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The term "extraction worker" is extremely broad; it refers to any professional involved in extracting resources from the ground or the sea. Members of an oil rig crew are extraction workers, as are miners and anyone else who drills, siphons or otherwise removes material from the ground or ocean.
Extraction workers often work with heavy, dangerous drilling equipment such as gigantic drills and boring tools. If an extraction worker needs to reach a resource located deep beneath the surface of the earth, he or she may use a series of depth charges to quite literally blow holes in the ground.
The specific tasks required of an extraction worker depend almost entirely on the type of material being extracted and the environment from which it must be removed. Extraction workers in the mining industry design mine layouts, organize the transport of machinery into and out of the mine, conduct safety inspections and drills, monitor the volume of material extracted, and communicate with administrators and executives from the mining company headquarters.
Extraction workers in mining scenarios are often charged with keeping the other miners safe. To do that, they must understand the physics of tunnelling into the specific type of ground in question, and determine what measures will be effective safeguards against a catastrophic mine collapse. In the United States and many other developed countries, extraction workers accomplish this using the "long wall" strategy, which uses an enormous grinding machine to shave long, narrow strips of rock and pulverize the material, which is carried up to the entrance on a lengthy conveyor belt. Long wall mining is the safest mining strategy yet developed because it uses a series of huge hydraulic buttresses to support the tunnel roof in areas that have already been mined. These supports provide a guarantee against potentially fatal ceiling collapses.
An extraction worker on an oil rig may monitor the flow of oil, adjust the speed or position of the drilling arm, check for malfunctions throughout the rig and document the volume of oil pumped each day. The most extreme oil-related extraction positions call for immersion diving, which means that workers descend to the ocean floor inside a diving bell and live on the sea floor for up to one month at a time. Because their diving bell is pressurized to the same degree as the ambient pressure on the ocean floor, the divers can come and go as they please without the danger of decompression sickness. Immersion diving saves time and money; it's also less stressful on the human body than repeated cycles of compression and decompression.
Extraction workers commonly work in oil fields, coal mines and other outdoor locals. These environments may be sweltering in the summer and freezing in wintertime.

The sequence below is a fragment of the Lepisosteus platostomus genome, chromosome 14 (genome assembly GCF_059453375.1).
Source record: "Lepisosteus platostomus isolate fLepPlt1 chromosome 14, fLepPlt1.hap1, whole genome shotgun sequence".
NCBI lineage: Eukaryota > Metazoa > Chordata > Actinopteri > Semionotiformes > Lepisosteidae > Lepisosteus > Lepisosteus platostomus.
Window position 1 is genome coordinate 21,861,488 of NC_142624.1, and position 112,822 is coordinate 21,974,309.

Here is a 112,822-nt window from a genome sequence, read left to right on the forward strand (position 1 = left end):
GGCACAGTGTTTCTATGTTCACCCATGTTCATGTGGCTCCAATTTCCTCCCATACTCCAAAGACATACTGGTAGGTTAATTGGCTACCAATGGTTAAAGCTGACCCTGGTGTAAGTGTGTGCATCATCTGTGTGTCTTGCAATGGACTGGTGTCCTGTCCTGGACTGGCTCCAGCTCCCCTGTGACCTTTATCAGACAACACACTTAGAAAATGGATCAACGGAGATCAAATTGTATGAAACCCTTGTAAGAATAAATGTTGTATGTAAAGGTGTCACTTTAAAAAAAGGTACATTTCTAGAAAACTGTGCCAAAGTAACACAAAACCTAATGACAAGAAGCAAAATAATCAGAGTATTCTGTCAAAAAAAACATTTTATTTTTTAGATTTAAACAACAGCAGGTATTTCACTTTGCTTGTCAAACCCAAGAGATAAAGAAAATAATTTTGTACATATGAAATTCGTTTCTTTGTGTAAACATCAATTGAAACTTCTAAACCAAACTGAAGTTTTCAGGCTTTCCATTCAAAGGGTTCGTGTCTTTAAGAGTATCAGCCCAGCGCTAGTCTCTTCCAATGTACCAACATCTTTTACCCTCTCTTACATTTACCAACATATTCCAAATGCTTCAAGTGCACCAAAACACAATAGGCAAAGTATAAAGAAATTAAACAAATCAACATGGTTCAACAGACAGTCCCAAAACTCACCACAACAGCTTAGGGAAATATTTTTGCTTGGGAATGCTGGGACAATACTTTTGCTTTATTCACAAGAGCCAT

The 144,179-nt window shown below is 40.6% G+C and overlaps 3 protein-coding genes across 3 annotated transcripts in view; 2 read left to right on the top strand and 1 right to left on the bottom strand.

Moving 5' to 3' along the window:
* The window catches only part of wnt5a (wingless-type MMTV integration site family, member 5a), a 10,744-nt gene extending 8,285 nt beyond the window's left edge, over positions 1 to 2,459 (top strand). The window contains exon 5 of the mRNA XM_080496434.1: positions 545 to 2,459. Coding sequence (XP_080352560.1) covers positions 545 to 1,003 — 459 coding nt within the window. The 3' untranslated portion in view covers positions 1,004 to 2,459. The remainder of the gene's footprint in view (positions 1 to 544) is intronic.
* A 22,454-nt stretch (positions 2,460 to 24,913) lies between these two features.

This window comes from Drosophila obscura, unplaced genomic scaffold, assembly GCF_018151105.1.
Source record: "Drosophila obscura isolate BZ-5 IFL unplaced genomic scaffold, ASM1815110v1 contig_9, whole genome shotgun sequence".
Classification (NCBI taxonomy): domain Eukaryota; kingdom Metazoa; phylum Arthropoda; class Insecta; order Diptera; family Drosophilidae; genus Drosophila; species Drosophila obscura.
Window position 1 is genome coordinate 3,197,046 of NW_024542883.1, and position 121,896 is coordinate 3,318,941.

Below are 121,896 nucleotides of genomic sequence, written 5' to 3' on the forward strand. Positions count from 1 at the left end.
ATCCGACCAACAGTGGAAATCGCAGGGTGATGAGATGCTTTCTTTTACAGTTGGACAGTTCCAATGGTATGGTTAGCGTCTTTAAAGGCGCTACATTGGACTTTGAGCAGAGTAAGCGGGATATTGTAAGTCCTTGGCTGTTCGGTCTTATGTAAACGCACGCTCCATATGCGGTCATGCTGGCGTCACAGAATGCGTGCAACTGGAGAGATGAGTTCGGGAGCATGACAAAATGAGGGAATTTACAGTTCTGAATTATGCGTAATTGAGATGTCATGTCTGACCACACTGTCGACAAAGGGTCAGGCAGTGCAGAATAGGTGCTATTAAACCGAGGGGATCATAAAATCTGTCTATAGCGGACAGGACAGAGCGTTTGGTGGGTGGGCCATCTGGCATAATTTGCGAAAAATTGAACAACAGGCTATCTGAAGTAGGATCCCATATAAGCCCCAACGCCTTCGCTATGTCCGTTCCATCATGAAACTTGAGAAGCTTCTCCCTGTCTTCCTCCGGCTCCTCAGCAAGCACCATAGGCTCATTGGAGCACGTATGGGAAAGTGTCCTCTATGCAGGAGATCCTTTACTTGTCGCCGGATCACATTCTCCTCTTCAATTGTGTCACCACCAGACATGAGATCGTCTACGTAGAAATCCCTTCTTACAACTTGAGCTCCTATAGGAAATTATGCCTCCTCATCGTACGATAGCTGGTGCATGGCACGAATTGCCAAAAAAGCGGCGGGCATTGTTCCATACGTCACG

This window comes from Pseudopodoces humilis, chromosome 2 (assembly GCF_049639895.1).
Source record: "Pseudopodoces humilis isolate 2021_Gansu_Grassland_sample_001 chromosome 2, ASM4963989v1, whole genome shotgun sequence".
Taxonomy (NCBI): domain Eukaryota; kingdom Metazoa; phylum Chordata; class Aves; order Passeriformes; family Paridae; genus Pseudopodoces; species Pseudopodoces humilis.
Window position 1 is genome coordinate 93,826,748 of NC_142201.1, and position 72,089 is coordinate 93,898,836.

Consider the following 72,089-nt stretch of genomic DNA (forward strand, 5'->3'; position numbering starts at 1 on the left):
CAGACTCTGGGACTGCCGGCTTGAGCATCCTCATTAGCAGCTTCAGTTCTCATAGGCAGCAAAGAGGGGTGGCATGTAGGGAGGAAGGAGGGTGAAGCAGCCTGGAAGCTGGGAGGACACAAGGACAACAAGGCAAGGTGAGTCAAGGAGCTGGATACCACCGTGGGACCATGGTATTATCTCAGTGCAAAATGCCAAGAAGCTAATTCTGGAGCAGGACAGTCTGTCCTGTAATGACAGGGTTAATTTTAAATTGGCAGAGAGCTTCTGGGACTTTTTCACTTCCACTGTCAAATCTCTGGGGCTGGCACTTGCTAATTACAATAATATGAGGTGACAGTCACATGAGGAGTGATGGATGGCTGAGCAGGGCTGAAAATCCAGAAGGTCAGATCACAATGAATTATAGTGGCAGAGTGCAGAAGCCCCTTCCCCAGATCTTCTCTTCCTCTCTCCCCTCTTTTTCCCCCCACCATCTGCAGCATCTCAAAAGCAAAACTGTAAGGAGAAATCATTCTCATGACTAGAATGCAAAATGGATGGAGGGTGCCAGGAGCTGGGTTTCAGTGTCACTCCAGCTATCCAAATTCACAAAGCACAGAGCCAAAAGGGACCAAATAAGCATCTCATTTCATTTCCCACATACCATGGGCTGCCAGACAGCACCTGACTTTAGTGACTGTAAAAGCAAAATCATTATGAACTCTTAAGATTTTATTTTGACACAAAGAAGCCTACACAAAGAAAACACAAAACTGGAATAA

Workers may also have to collaborate with others who do not speak the same language fluently, or whose perspective on etiquette differs substantially from their own. These issues can cause havoc in a cramped diving bell hundreds of feet below the surface of the ocean. Extraction workers must do their utmost to respect everyone around them and foster mutual respect. Safety will be jeopardized if this does not happen.
An extraction worker should be comfortable working with dangerous, potentially flammable substances such as oil, coal and natural gas. Those interested in immersion diving need to be in good physical condition and have considerable diving experience before applying for the job.
Extraction workers must be able to remain calm and level-headed in panicked, dangerous emergency situations and should be intimately familiar with the safety hazards and regulations relevant to their current situation. Most extraction workers spend the bulk of their work hours outside, often in very remote and inhospitable locations such as ocean floors, deserts and mountain peaks.
Consequently, ideal applicants to these positions should have no chronic medical conditions (e.g. diabetes, high blood pressure, chronic obstructive pulmonary disease) that could put them in even more danger. Furthermore, many extraction workers must travel frequently and may be posted at a remote job site for months at a time. This may be a particular concern for workers with spouses and small children.
An extraction worker should also be comfortable using hand tools, have excellent hand-eye coordination and clear vision with excellent depth perception. Many extraction workers must sometimes dismantle equipment, repair it or replace it without outside help. Communication is another vital skill; extraction workers are generally part of a sizeable team that must be coordinated and directed to produce optimum results as safely as possible. The most senior extraction worker must be comfortable giving directions and communicating via radio; consequently, he or she must also have an excellent working knowledge of standardized radio communication protocol. This will allow him or her to communicate precisely and succinctly with the other workers.